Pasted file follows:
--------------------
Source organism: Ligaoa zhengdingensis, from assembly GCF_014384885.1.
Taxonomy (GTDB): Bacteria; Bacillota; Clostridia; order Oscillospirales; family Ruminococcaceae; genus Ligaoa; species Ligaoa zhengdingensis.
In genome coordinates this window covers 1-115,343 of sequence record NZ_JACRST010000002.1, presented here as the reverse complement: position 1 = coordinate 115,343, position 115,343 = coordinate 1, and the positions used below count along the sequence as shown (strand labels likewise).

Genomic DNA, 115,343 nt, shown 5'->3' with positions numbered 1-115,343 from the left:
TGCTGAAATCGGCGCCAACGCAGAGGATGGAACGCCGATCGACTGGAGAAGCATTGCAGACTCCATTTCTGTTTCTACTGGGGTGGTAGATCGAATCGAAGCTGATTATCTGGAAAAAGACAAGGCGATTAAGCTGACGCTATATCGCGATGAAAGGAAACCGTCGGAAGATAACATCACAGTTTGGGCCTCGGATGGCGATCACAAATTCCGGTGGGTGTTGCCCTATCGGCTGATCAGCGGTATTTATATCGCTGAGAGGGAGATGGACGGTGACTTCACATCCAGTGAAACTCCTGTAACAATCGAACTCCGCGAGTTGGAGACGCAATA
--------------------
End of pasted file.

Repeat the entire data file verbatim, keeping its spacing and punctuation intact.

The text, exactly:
Source organism: Ligaoa zhengdingensis, from assembly GCF_014384885.1.
Taxonomy (GTDB): Bacteria; Bacillota; Clostridia; order Oscillospirales; family Ruminococcaceae; genus Ligaoa; species Ligaoa zhengdingensis.
In genome coordinates this window covers 1-115,343 of sequence record NZ_JACRST010000002.1, presented here as the reverse complement: position 1 = coordinate 115,343, position 115,343 = coordinate 1, and the positions used below count along the sequence as shown (strand labels likewise).

Genomic DNA, 115,343 nt, shown 5'->3' with positions numbered 1-115,343 from the left:
TGCTGAAATCGGCGCCAACGCAGAGGATGGAACGCCGATCGACTGGAGAAGCATTGCAGACTCCATTTCTGTTTCTACTGGGGTGGTAGATCGAATCGAAGCTGATTATCTGGAAAAAGACAAGGCGATTAAGCTGACGCTATATCGCGATGAAAGGAAACCGTCGGAAGATAACATCACAGTTTGGGCCTCGGATGGCGATCACAAATTCCGGTGGGTGTTGCCCTATCGGCTGATCAGCGGTATTTATATCGCTGAGAGGGAGATGGACGGTGACTTCACATCCAGTGAAACTCCTGTAACAATCGAACTCCGCGAGTTGGAGACGCAATA